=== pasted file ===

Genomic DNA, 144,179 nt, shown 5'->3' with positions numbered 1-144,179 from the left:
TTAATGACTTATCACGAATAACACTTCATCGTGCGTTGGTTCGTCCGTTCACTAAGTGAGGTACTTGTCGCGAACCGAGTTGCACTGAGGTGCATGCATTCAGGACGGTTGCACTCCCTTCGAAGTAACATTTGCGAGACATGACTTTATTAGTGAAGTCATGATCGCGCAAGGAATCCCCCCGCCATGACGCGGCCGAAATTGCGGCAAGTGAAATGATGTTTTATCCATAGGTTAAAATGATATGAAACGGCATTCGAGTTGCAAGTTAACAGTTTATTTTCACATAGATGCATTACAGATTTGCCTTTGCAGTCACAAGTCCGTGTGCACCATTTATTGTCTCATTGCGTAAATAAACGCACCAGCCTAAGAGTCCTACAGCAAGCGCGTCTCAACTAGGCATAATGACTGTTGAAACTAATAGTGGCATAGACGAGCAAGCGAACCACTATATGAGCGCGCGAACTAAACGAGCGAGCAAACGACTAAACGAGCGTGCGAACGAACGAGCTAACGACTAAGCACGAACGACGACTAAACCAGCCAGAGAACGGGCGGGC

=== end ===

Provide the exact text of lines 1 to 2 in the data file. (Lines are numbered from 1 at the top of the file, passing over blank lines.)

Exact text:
Genomic DNA, 144,179 nt, shown 5'->3' with positions numbered 1-144,179 from the left:
TTAATGACTTATCACGAATAACACTTCATCGTGCGTTGGTTCGTCCGTTCACTAAGTGAGGTACTTGTCGCGAACCGAGTTGCACTGAGGTGCATGCATTCAGGACGGTTGCACTCCCTTCGAAGTAACATTTGCGAGACATGACTTTATTAGTGAAGTCATGATCGCGCAAGGAATCCCCCCGCCATGACGCGGCCGAAATTGCGGCAAGTGAAATGATGTTTTATCCATAGGTTAAAATGATATGAAACGGCATTCGAGTTGCAAGTTAACAGTTTATTTTCACATAGATGCATTACAGATTTGCCTTTGCAGTCACAAGTCCGTGTGCACCATTTATTGTCTCATTGCGTAAATAAACGCACCAGCCTAAGAGTCCTACAGCAAGCGCGTCTCAACTAGGCATAATGACTGTTGAAACTAATAGTGGCATAGACGAGCAAGCGAACCACTATATGAGCGCGCGAACTAAACGAGCGAGCAAACGACTAAACGAGCGTGCGAACGAACGAGCTAACGACTAAGCACGAACGACGACTAAACCAGCCAGAGAACGGGCGGGC